Eight years ago, the original Mafia game came out and left a great impression on many people. It was critically praised for its storytelling but it didn’t reach the high level of popularity that Grand Theft Auto III received. Since then, the open-world/sandbox genre has evolved into something massive. For one, we expect a long game, a group of likable and memorable characters, a large city, and a variety of activities to do within that area. Mafia II achieves much of what the original did, but it didn’t leave enough sand in my box.
Mafia II introduces us to Vito Scaletta, an Italian-American immigrant with hopes of living the American dream in the city of Empire Bay. The story follow Vito in a time-frame of ten years, from his World War II military days in 1943 to 1951. Vito’s life is filled with enough drama and intense moments to make the story worth caring for.
The writing in this game’s story is outstanding. So good I not only cared for the main character but also his best bud, Joe Barbaro. He serves mostly as a comic relief character but the story is just that good that even I cared for this joke cracking wise guy. The voice acting in this game takes the story up another notch. It’s amazingly good how well this voice acting is in this game, because of it, it makes the characters seem believe and makes them feel as if they belong to the mafioso lifestyle.
Empire Bay is your humble abode, and what a great city 2K Czech has created. The amount to detail around the city is impeccable. Posters and billboards help capture the 1940’s vibe in Empire Bay. Everything about the look of the city stays true to the 1940’s era and I respect that immensely. It’s the main reason the TV show ‘Mad Men’ is my favorite show, I guess I’m an old soul but I digress. The only video game city that can compete with Empire Bay is Liberty City. The only downfall to the city is that there’s nothing much to do, ever. Sure you can buy clothes, food, and go to car shops but there’s nothing on the lines of activities. There has to be more to do for a mobster in the 1940’s besides killing people and looking at old Playboy centerfolds.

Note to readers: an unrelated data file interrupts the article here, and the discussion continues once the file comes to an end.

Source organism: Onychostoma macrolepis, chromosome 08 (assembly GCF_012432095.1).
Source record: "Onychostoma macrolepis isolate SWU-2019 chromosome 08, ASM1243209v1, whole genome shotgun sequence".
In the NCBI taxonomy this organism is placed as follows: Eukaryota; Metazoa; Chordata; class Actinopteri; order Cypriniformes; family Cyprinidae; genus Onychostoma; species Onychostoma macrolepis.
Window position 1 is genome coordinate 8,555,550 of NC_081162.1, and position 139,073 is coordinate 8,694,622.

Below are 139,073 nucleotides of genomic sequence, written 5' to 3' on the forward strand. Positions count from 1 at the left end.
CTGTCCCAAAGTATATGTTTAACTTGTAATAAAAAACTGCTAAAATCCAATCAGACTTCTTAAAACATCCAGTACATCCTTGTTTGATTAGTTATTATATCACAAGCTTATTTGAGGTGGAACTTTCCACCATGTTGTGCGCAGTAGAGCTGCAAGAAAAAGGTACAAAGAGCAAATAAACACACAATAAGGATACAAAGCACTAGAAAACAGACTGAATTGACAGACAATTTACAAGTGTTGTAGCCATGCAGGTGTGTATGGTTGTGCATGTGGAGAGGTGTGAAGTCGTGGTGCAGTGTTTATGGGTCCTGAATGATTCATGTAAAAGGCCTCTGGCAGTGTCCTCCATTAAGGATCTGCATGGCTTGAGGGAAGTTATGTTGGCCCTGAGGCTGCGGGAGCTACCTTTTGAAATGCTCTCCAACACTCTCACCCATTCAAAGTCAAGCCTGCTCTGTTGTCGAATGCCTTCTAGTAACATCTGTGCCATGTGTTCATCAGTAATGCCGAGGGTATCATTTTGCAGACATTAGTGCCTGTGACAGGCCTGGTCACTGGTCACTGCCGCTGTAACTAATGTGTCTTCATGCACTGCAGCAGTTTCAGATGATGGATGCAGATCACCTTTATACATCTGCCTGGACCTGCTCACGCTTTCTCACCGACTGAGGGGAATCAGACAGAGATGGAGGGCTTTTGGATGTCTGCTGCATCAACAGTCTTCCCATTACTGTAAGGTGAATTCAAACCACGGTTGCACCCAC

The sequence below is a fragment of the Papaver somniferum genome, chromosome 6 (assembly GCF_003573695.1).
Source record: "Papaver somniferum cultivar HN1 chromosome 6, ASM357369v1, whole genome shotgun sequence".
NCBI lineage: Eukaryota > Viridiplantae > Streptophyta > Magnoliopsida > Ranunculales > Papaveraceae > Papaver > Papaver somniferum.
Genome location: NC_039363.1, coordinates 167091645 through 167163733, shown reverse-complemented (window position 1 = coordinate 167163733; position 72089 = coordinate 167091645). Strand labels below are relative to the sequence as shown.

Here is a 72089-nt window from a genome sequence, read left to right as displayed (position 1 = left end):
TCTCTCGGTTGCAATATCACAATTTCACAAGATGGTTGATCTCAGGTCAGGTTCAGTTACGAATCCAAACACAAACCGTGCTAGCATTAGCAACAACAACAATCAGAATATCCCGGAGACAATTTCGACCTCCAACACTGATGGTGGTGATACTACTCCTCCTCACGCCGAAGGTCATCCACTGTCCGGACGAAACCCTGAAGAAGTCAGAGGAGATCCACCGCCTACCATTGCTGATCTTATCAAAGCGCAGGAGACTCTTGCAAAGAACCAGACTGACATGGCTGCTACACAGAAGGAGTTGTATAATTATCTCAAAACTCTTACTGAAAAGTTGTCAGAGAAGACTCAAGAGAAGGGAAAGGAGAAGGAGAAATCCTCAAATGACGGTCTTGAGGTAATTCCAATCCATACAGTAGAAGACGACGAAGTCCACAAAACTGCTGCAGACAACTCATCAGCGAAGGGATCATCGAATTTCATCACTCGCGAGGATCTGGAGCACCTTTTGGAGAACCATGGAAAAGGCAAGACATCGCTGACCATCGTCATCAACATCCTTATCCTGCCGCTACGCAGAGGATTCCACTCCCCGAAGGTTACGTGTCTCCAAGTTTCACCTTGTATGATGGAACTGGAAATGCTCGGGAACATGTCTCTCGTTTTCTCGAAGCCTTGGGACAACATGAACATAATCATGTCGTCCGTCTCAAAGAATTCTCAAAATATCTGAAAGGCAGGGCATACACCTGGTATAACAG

Like most open-world games, the gameplay is made up of driving from point A to point B and shooting everyone in between. For starters, I thought the driving mechanics were great and easy to get the hold of quickly. The gunplay was solid but at this point I feel like I’ve really seen it all before. You get behind cover and wait for the popping heads and shoot. Mafia II lacks a bit of variety in its mission structure, although some of the missions have their moments.
Writing this review has only reminded me of how much I liked Mafia II. The ten hours I spent playing through Mafia II were well spent and I might spend a few more looking for those hidden Playboy centerfolds. Though Mafia II lacks side missions and activities, the narrative and characters are worth a visit. Now I can only hope that it doesn’t take another eight years to see Mafia 3.